The Volokh Conspiracy

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Judge Admonished for Ad Which Said He "Got Into Law in Part to Advocate for Marginalized Communities"

The ad was an ad for a college that he had attended, though the Washington Commission on Judicial Conduct concluded that it could also be reasonably viewed as a campaign ad.


From In re David S. Keenan, decided Feb. 5 by the Washington Commission on Judicial Conduct but just posted on Westlaw (some paragraph breaks and numbering deleted); the opinion is signed by members Ruth Reukauf, Robert Alsdorf, Ramon Alvarez, Wanda Briggs, Kristian Hedine, Rich Melnick, and Michael Tate:

At all times pertinent hereto, Judge Keenan was a Superior Court Judge [in the civil department] for King County, Washington….

Judge Keenan had significant disadvantages as a child that he was able to overcome. North Seattle College played a large role in helping him overcome those disadvantages. Judge Keenan dropped out of high school after three long-term suspensions from public school. He received encouragement to get his General Educational Development credential (GED) from North Seattle College. He has multiple degrees from the college and has a strong allegiance to the school….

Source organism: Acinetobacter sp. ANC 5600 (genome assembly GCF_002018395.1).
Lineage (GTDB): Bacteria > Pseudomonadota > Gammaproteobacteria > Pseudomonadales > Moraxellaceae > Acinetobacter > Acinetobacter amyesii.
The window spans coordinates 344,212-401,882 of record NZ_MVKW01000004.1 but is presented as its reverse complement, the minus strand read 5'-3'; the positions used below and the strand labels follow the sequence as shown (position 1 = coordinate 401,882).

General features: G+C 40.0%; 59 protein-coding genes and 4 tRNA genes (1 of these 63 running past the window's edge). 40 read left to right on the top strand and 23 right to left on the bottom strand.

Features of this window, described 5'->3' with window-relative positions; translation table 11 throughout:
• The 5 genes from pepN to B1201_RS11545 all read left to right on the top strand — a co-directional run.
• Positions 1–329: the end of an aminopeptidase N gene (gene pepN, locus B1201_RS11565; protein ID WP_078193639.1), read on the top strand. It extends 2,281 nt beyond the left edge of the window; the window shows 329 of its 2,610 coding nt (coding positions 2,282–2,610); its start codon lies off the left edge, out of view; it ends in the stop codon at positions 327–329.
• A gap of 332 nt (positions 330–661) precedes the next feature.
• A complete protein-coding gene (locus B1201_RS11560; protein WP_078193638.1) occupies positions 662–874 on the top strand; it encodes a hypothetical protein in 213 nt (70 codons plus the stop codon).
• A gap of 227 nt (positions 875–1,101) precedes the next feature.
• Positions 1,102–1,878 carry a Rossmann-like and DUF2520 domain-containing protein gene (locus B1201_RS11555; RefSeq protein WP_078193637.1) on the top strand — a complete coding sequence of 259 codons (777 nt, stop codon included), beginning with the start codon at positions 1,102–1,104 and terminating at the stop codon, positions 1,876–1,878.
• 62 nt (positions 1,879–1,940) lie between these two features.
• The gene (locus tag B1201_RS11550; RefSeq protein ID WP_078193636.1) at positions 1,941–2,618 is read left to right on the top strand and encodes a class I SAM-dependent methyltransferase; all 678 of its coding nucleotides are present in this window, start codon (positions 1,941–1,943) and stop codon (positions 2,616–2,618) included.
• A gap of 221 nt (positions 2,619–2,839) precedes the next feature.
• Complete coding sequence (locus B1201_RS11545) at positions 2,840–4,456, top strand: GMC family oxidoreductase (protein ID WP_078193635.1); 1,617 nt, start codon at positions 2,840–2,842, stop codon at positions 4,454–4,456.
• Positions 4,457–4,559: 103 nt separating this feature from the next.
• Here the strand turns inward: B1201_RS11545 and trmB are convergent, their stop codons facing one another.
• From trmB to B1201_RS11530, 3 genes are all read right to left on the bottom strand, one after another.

In July 2019, after Judge Keenan delivered a commencement speech for the college, a staff member asked Judge Keenan to appear in bus ads for the college. He agreed to appear in an ad promoting the college. He knew the ad would appear on buses. In part, Judge Keenan was motivated to reach non-traditional applicants to enter the pipeline to law school. Judge Keenan knew the ad was part of a student recruitment campaign aimed at increasing enrollment. He knew that increased enrollment would economically benefit the college….

{Judge Keenan has volunteered and continues to volunteer his time with a number of organizations that promote access to justice, diversity, and equality in the law.} In August 2019, the ad ran on buses in King County, with the following text: "A Superior Court Judge, David Keenan got into law in part to advocate for marginalized communities. David's changing the world. He started at North." The ad included a photo of Judge Keenan.